Group of Children in a CircleOn January 6, 2017, several new regulatory exceptions to the beneficiary inducement statute went into effect. These regulations, published by the Department of Health and Human Services Office of Inspector General (OIG) in a final rule dated December 7, 2016,1 bring long awaited closure to many of the outstanding issues raised in the statutory versions of the exceptions implemented by the Affordable Care Act (ACA) and in the proposed regulations issued by the OIG on October 3, 2014.2 Several exceptions that may be of particular interest to children’s hospitals are highlighted below.

Access to Care Exception

The beneficiary inducement statute prohibits providing free or discounted items or services to a Medicare or Medicaid beneficiary that are likely to influence the beneficiary to seek Medicare or Medicaid-reimbursable services from a particular provider.3 The new “access to care” exception protects the provision of remuneration that promotes access to care and poses a low risk of harm to patients and federal health care programs.4 The OIG indicated in commentary to the final regulation that items potentially covered by this exception include free or discounted medications, supplies, or devices; technology for reporting health data; scales; programmable tools to help with medication dosage or refill reminders; and telemedicine capability.5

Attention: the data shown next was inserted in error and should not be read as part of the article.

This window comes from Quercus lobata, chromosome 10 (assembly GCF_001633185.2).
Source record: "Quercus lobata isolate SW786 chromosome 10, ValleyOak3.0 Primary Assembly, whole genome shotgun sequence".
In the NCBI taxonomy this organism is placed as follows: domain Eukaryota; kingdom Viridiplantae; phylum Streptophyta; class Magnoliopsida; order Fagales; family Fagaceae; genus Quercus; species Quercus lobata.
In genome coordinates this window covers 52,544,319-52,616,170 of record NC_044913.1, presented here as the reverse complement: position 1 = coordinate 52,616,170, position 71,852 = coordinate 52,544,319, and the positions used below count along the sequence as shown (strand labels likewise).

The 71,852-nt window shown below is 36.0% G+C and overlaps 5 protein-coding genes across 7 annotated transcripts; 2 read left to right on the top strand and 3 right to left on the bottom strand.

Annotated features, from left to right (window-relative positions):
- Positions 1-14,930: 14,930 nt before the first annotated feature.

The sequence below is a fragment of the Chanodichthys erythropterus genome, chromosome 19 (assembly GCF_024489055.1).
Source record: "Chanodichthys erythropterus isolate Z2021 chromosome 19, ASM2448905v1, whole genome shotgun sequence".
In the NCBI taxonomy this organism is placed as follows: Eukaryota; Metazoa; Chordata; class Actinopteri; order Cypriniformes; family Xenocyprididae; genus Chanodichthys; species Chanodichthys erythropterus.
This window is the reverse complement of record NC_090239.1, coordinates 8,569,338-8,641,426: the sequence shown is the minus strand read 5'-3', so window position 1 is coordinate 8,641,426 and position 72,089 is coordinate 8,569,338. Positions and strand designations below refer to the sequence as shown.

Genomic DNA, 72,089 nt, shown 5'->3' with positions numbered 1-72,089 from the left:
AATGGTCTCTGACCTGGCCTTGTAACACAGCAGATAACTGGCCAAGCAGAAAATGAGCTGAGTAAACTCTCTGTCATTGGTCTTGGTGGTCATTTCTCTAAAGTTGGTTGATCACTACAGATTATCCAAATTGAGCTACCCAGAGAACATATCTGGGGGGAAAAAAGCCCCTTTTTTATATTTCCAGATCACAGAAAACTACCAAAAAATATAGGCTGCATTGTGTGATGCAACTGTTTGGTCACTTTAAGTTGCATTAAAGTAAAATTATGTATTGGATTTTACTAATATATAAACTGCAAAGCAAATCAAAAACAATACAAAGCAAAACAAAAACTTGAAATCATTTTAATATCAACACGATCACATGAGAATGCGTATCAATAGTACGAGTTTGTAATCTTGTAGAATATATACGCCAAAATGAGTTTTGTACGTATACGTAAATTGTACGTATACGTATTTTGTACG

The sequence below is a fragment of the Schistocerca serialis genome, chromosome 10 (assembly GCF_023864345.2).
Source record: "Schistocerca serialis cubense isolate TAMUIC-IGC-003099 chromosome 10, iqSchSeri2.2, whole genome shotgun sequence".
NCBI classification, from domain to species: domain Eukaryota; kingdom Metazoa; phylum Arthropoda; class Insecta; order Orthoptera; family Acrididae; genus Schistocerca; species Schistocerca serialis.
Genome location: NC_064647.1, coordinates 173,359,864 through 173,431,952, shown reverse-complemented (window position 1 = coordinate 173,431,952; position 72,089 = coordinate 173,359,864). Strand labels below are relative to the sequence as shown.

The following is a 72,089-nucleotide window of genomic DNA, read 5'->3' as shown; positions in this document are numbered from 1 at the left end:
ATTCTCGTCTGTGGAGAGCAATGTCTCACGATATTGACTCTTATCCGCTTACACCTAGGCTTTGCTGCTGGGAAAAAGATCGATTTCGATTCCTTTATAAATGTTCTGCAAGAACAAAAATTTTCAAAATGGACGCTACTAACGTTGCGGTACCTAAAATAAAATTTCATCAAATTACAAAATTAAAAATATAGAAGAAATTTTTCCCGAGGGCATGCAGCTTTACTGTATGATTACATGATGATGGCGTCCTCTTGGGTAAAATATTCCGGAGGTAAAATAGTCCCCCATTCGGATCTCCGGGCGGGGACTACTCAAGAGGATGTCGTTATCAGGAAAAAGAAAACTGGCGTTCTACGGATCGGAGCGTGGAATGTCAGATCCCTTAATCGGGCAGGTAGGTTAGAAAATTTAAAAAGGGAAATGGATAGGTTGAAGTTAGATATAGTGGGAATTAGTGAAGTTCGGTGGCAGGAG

Despite the broad nature of this exception, the OIG cautioned in commentary that it may be difficult to meet the “low risk of harm” requirement if a more applicable exception or one of the safe harbors to the Anti-Kickback Statute (which also may be used to protect arrangements implicating the beneficiary inducement statute) was available and not utilized.6 The OIG also clarified that this exception only protects remuneration that promotes access to items and services that are payable by Medicare or Medicaid for the beneficiaries who receive them. While the OIG indicated that it had considered whether promoting access to “care” could also include remuneration that promotes access to nonclinical care (i.e., services that are not reimbursable by Medicare or Medicaid), it ultimately concluded that this would be too expansive a reading of the statutory exception.7 The OIG also noted that providing incentives in return for receiving care or for complying with a treatment plan would not qualify for this exception, as such incentives would be considered a “reward” for accessing care rather than “promoting” access to care.8